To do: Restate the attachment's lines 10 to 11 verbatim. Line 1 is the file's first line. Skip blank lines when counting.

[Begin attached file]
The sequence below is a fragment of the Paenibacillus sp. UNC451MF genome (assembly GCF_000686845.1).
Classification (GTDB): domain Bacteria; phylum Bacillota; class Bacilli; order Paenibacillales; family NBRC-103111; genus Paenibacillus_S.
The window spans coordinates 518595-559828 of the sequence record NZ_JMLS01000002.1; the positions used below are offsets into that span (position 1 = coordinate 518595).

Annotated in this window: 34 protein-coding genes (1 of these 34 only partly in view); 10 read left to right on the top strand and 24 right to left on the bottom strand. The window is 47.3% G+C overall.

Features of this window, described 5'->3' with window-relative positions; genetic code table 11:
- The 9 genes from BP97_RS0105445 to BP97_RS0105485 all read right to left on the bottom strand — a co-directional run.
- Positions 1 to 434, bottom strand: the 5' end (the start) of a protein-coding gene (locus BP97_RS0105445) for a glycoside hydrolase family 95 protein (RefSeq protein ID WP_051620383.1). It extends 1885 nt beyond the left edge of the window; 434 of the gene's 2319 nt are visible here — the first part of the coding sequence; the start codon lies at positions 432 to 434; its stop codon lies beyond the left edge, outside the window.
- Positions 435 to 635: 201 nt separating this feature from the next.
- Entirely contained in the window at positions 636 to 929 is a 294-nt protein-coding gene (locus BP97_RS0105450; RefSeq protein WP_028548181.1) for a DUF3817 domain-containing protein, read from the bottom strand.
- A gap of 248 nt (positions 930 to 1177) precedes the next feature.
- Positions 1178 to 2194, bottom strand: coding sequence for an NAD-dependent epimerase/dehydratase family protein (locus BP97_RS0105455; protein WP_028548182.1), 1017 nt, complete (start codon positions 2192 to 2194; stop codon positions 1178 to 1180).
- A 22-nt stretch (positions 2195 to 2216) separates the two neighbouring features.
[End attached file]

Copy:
- A gap of 248 nt (positions 930 to 1177) precedes the next feature.
- Positions 1178 to 2194, bottom strand: coding sequence for an NAD-dependent epimerase/dehydratase family protein (locus BP97_RS0105455; protein WP_028548182.1), 1017 nt, complete (start codon positions 2192 to 2194; stop codon positions 1178 to 1180).